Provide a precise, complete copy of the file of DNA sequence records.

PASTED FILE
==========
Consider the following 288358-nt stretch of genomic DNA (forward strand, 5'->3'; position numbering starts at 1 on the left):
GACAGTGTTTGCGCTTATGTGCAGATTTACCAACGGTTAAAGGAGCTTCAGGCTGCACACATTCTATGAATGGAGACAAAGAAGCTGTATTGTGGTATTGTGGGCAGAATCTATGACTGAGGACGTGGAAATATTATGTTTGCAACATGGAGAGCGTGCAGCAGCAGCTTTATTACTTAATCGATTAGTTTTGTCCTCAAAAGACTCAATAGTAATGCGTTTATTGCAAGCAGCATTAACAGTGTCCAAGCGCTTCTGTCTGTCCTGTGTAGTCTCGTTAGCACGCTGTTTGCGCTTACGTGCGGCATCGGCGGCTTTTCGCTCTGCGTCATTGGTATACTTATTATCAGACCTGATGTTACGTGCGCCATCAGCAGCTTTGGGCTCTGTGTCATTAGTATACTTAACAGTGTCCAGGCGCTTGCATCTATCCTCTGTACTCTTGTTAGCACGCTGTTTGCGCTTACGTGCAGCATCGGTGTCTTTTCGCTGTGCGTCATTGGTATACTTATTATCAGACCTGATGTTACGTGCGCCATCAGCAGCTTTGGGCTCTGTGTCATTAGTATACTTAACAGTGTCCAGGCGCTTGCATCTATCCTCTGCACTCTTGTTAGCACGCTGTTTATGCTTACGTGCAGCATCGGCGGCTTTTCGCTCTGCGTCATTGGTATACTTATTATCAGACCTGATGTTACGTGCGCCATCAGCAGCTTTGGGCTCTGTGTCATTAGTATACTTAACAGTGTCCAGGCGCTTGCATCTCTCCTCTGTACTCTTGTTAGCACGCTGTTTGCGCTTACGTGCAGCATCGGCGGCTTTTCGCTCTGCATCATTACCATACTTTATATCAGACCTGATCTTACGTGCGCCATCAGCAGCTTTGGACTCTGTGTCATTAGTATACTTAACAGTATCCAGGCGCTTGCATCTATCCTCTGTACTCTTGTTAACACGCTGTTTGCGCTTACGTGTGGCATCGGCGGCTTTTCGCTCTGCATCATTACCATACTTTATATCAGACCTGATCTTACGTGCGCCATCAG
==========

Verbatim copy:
Consider the following 288358-nt stretch of genomic DNA (forward strand, 5'->3'; position numbering starts at 1 on the left):
GACAGTGTTTGCGCTTATGTGCAGATTTACCAACGGTTAAAGGAGCTTCAGGCTGCACACATTCTATGAATGGAGACAAAGAAGCTGTATTGTGGTATTGTGGGCAGAATCTATGACTGAGGACGTGGAAATATTATGTTTGCAACATGGAGAGCGTGCAGCAGCAGCTTTATTACTTAATCGATTAGTTTTGTCCTCAAAAGACTCAATAGTAATGCGTTTATTGCAAGCAGCATTAACAGTGTCCAAGCGCTTCTGTCTGTCCTGTGTAGTCTCGTTAGCACGCTGTTTGCGCTTACGTGCGGCATCGGCGGCTTTTCGCTCTGCGTCATTGGTATACTTATTATCAGACCTGATGTTACGTGCGCCATCAGCAGCTTTGGGCTCTGTGTCATTAGTATACTTAACAGTGTCCAGGCGCTTGCATCTATCCTCTGTACTCTTGTTAGCACGCTGTTTGCGCTTACGTGCAGCATCGGTGTCTTTTCGCTGTGCGTCATTGGTATACTTATTATCAGACCTGATGTTACGTGCGCCATCAGCAGCTTTGGGCTCTGTGTCATTAGTATACTTAACAGTGTCCAGGCGCTTGCATCTATCCTCTGCACTCTTGTTAGCACGCTGTTTATGCTTACGTGCAGCATCGGCGGCTTTTCGCTCTGCGTCATTGGTATACTTATTATCAGACCTGATGTTACGTGCGCCATCAGCAGCTTTGGGCTCTGTGTCATTAGTATACTTAACAGTGTCCAGGCGCTTGCATCTCTCCTCTGTACTCTTGTTAGCACGCTGTTTGCGCTTACGTGCAGCATCGGCGGCTTTTCGCTCTGCATCATTACCATACTTTATATCAGACCTGATCTTACGTGCGCCATCAGCAGCTTTGGACTCTGTGTCATTAGTATACTTAACAGTATCCAGGCGCTTGCATCTATCCTCTGTACTCTTGTTAACACGCTGTTTGCGCTTACGTGTGGCATCGGCGGCTTTTCGCTCTGCATCATTACCATACTTTATATCAGACCTGATCTTACGTGCGCCATCAG